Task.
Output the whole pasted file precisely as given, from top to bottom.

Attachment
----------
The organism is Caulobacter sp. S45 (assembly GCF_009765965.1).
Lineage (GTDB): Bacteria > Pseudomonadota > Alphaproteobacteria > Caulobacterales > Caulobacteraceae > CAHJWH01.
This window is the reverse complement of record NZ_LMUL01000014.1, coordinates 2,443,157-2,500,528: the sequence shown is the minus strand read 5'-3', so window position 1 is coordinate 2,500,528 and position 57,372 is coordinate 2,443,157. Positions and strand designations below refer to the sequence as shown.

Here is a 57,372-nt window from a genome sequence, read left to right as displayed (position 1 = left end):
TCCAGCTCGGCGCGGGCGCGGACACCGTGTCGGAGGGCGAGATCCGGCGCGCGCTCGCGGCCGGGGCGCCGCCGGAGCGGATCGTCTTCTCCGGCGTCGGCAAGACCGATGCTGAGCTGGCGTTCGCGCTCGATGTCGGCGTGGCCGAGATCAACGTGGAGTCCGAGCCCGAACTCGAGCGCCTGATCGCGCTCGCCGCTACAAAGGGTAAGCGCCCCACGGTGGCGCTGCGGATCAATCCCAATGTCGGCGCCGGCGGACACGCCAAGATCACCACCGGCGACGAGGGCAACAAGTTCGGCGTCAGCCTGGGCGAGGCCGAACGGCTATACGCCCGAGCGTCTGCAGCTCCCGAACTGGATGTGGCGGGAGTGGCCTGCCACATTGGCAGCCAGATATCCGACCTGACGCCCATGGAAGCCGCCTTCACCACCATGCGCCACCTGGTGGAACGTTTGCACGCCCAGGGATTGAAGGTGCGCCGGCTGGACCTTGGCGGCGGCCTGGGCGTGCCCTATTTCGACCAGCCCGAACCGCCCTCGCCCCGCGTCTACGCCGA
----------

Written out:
The organism is Caulobacter sp. S45 (assembly GCF_009765965.1).
Lineage (GTDB): Bacteria > Pseudomonadota > Alphaproteobacteria > Caulobacterales > Caulobacteraceae > CAHJWH01.
This window is the reverse complement of record NZ_LMUL01000014.1, coordinates 2,443,157-2,500,528: the sequence shown is the minus strand read 5'-3', so window position 1 is coordinate 2,500,528 and position 57,372 is coordinate 2,443,157. Positions and strand designations below refer to the sequence as shown.

Here is a 57,372-nt window from a genome sequence, read left to right as displayed (position 1 = left end):
TCCAGCTCGGCGCGGGCGCGGACACCGTGTCGGAGGGCGAGATCCGGCGCGCGCTCGCGGCCGGGGCGCCGCCGGAGCGGATCGTCTTCTCCGGCGTCGGCAAGACCGATGCTGAGCTGGCGTTCGCGCTCGATGTCGGCGTGGCCGAGATCAACGTGGAGTCCGAGCCCGAACTCGAGCGCCTGATCGCGCTCGCCGCTACAAAGGGTAAGCGCCCCACGGTGGCGCTGCGGATCAATCCCAATGTCGGCGCCGGCGGACACGCCAAGATCACCACCGGCGACGAGGGCAACAAGTTCGGCGTCAGCCTGGGCGAGGCCGAACGGCTATACGCCCGAGCGTCTGCAGCTCCCGAACTGGATGTGGCGGGAGTGGCCTGCCACATTGGCAGCCAGATATCCGACCTGACGCCCATGGAAGCCGCCTTCACCACCATGCGCCACCTGGTGGAACGTTTGCACGCCCAGGGATTGAAGGTGCGCCGGCTGGACCTTGGCGGCGGCCTGGGCGTGCCCTATTTCGACCAGCCCGAACCGCCCTCGCCCCGCGTCTACGCCGA